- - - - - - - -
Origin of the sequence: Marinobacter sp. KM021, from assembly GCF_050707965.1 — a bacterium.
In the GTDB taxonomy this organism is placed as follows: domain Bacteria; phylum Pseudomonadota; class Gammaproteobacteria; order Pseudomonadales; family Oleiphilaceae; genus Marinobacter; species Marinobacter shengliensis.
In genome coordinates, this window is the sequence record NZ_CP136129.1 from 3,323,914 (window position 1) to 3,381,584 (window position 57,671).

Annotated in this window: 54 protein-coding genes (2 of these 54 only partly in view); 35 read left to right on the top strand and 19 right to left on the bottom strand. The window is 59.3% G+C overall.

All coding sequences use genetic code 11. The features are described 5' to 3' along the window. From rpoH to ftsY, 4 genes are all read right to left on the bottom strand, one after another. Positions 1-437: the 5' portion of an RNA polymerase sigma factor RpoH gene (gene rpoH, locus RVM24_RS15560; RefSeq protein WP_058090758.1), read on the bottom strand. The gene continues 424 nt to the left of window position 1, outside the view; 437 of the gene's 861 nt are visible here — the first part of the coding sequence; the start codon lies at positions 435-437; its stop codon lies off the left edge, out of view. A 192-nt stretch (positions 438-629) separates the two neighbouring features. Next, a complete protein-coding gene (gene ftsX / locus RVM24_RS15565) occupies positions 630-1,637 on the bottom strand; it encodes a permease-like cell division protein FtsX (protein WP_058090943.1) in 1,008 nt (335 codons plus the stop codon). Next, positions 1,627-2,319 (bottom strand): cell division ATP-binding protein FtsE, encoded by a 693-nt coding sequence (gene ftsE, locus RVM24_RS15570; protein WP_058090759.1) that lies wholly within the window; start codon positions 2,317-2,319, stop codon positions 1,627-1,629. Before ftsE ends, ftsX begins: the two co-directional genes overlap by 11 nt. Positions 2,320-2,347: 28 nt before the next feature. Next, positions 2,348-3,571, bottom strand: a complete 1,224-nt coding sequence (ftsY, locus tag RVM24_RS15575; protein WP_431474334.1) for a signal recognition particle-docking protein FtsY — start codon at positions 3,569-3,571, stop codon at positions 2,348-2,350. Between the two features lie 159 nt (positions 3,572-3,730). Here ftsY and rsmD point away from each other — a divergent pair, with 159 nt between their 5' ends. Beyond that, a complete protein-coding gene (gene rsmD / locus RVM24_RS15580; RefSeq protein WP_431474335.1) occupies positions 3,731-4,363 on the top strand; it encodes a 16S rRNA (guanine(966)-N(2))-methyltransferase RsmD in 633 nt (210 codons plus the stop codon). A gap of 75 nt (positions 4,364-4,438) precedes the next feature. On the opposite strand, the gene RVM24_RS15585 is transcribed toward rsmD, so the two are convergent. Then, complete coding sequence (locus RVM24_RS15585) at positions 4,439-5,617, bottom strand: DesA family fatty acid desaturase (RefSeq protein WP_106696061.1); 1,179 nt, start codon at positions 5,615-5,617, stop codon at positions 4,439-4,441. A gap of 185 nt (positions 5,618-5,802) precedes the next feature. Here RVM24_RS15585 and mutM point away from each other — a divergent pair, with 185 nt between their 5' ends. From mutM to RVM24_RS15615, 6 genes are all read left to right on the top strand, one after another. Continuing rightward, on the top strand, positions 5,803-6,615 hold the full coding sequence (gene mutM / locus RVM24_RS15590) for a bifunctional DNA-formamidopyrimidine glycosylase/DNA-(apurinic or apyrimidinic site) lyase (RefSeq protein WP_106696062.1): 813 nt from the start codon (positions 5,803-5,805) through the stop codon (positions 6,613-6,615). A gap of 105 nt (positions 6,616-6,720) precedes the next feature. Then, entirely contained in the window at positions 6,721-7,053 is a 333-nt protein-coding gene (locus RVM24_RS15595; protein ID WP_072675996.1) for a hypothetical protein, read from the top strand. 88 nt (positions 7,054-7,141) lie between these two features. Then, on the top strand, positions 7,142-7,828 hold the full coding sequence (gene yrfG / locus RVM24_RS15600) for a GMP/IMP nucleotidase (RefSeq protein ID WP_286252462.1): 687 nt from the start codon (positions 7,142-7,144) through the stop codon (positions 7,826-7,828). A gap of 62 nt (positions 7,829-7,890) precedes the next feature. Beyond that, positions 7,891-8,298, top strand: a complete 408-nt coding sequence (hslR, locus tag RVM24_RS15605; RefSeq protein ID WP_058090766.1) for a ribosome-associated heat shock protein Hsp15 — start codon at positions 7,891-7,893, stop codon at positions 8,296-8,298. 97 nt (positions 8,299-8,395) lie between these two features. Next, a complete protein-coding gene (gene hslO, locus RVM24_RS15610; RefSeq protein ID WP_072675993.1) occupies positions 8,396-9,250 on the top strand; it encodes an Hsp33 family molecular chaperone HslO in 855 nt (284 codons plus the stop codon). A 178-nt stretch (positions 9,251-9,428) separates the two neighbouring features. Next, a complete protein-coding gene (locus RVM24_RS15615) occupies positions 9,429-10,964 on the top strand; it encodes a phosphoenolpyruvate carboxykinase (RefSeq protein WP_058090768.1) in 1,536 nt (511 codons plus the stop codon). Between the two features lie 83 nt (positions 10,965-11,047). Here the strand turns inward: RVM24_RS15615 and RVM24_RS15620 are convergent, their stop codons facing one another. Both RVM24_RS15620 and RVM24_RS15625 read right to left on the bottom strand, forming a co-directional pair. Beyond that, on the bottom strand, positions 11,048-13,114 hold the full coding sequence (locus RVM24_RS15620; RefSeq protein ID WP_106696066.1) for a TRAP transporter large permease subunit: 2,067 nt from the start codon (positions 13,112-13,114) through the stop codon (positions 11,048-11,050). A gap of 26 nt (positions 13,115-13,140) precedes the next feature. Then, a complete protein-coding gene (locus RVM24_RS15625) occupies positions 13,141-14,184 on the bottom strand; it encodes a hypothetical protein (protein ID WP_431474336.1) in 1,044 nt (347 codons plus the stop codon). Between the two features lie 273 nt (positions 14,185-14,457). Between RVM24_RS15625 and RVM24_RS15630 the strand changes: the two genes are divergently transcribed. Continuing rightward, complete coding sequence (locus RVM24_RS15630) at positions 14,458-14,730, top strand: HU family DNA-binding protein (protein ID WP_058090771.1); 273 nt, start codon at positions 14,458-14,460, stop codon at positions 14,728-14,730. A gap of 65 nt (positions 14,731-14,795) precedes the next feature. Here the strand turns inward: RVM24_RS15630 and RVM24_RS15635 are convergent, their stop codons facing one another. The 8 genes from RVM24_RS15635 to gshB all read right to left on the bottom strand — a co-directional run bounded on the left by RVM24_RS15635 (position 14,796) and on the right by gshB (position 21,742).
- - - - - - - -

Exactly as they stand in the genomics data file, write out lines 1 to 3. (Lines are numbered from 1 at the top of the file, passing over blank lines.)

Origin of the sequence: Marinobacter sp. KM021, from assembly GCF_050707965.1 — a bacterium.
In the GTDB taxonomy this organism is placed as follows: domain Bacteria; phylum Pseudomonadota; class Gammaproteobacteria; order Pseudomonadales; family Oleiphilaceae; genus Marinobacter; species Marinobacter shengliensis.
In genome coordinates, this window is the sequence record NZ_CP136129.1 from 3,323,914 (window position 1) to 3,381,584 (window position 57,671).